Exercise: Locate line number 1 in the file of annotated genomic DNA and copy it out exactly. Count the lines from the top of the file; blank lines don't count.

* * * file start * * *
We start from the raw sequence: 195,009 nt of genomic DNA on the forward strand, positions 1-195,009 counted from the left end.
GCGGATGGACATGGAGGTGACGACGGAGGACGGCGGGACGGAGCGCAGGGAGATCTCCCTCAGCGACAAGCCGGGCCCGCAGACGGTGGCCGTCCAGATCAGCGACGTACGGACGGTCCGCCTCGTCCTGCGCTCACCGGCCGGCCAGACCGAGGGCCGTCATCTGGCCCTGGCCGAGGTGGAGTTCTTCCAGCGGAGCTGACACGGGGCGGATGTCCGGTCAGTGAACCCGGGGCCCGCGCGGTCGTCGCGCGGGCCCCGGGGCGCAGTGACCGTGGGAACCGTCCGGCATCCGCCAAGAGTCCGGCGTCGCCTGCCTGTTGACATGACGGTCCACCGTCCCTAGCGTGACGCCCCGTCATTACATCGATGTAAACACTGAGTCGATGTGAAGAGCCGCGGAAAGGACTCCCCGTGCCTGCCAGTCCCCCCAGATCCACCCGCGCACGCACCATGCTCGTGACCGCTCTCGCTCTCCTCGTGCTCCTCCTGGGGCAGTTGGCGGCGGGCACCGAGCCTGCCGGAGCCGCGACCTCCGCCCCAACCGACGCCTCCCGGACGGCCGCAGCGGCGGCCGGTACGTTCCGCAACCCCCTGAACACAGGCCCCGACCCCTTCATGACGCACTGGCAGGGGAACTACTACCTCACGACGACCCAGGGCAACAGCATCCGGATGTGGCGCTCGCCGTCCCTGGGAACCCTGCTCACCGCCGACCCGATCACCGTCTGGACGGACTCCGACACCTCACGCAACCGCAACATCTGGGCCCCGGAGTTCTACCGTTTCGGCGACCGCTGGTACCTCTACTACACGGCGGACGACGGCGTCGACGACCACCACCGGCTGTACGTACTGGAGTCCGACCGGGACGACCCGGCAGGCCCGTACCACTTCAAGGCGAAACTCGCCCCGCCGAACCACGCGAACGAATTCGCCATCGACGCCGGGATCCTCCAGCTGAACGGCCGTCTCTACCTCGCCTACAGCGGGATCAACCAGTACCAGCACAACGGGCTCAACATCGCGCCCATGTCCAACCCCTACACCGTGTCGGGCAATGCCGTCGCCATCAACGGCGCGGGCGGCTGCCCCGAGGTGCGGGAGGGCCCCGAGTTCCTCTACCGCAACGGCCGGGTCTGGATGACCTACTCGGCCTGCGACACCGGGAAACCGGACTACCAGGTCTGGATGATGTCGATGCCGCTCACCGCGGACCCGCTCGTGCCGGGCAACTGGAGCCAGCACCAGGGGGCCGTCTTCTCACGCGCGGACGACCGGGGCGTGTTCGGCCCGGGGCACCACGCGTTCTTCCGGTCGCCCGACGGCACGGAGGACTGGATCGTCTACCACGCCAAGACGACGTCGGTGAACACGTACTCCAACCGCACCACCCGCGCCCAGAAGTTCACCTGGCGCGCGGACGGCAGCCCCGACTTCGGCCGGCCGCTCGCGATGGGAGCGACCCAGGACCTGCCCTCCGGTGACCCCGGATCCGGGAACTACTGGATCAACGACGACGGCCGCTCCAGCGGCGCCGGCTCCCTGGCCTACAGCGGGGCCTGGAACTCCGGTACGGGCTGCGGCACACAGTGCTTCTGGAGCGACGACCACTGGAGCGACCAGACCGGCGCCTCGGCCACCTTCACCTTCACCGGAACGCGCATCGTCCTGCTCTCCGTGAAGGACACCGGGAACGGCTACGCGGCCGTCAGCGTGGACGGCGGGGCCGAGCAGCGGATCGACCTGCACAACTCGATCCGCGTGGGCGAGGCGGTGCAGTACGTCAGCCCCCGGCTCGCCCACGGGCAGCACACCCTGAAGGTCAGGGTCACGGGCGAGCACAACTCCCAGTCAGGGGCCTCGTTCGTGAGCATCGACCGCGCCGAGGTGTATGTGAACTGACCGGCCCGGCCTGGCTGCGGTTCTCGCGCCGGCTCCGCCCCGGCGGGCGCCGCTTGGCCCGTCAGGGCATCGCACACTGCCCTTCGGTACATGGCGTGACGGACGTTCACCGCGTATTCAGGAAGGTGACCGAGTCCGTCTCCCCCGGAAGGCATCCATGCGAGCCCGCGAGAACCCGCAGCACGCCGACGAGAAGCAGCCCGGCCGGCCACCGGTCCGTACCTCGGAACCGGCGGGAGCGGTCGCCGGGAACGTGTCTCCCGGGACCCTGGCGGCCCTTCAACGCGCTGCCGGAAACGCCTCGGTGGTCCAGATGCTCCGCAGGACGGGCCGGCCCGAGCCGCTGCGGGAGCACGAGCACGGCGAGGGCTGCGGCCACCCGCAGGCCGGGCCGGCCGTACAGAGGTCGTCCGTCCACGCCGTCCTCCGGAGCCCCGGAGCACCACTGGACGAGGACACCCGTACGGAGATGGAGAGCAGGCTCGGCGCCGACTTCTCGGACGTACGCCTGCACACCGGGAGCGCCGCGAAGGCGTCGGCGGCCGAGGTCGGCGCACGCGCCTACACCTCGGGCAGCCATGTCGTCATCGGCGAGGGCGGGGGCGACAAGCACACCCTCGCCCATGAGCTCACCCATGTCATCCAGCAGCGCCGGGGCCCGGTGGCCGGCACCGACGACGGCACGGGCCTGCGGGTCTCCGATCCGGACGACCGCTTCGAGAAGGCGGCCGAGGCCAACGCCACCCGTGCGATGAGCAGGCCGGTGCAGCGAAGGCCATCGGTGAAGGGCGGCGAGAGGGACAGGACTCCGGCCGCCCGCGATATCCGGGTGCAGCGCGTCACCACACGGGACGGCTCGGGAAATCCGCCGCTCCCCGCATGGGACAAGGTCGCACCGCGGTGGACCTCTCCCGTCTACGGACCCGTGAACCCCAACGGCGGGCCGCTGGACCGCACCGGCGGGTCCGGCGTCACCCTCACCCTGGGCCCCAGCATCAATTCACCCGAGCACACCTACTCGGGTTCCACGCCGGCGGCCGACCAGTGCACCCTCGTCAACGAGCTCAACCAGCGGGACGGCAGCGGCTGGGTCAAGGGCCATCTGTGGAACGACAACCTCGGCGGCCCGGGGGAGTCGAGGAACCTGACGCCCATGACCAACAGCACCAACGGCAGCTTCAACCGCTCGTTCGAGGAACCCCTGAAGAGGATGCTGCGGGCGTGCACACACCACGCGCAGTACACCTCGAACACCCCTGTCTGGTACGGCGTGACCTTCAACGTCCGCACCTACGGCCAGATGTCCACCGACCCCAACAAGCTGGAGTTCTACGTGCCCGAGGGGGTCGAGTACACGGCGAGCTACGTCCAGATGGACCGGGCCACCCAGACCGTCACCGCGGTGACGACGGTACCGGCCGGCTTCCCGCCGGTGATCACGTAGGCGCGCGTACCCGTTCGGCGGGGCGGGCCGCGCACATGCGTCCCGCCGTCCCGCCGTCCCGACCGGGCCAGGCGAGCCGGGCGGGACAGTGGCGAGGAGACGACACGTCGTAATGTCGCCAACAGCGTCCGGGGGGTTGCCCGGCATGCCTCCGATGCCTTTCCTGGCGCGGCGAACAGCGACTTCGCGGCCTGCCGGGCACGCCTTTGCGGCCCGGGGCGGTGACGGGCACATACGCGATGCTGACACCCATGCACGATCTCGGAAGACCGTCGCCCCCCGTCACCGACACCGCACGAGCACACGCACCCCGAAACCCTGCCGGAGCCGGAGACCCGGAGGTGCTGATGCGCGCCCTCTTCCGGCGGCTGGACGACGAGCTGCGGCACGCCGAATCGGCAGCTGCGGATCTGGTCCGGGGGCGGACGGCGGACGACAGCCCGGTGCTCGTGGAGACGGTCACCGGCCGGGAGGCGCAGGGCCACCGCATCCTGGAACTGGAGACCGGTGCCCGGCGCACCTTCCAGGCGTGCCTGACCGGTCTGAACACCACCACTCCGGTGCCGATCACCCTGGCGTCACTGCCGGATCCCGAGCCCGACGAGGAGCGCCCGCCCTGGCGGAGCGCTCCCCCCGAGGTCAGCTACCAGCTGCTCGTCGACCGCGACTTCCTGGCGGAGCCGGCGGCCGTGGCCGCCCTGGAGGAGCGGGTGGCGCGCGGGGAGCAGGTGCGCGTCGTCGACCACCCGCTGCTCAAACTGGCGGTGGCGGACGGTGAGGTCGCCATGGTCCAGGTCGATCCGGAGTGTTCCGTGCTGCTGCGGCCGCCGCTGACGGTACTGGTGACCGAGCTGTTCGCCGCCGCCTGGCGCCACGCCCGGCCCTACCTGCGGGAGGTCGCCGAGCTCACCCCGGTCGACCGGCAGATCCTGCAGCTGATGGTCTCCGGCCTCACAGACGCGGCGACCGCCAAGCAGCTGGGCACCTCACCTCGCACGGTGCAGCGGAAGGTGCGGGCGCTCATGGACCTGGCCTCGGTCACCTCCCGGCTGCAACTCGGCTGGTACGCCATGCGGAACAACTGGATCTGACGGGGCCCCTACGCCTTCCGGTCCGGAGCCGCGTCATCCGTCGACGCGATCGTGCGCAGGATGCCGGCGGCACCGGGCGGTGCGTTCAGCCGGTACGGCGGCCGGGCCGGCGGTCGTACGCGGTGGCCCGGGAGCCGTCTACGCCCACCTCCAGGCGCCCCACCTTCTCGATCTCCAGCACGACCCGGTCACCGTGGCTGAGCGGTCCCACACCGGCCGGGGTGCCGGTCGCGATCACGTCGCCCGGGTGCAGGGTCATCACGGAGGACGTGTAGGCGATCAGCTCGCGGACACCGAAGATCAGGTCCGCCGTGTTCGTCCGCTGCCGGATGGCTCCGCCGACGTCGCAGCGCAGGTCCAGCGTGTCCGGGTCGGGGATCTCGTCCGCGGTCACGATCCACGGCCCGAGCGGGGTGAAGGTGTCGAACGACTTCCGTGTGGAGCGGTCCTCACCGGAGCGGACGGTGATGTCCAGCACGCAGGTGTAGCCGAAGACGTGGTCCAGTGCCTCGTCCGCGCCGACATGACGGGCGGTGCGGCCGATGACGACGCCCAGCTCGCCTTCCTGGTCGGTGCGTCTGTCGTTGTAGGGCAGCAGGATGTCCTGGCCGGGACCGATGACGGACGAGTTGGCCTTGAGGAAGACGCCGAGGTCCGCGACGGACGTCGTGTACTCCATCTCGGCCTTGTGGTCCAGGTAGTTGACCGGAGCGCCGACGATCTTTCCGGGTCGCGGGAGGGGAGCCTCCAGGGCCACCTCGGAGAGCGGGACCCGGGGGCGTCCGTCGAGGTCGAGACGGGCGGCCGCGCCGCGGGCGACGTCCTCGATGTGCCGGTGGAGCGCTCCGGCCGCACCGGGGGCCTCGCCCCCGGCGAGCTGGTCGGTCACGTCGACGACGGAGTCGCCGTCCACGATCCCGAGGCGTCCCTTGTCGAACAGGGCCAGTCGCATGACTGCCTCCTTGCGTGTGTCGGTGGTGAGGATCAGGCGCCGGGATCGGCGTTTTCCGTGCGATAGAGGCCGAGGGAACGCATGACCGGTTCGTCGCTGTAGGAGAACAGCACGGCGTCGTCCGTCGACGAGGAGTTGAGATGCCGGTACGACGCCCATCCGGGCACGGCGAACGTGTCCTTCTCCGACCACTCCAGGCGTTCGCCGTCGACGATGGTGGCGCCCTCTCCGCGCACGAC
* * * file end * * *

We start from the raw sequence: 195,009 nt of genomic DNA on the forward strand, positions 1-195,009 counted from the left end.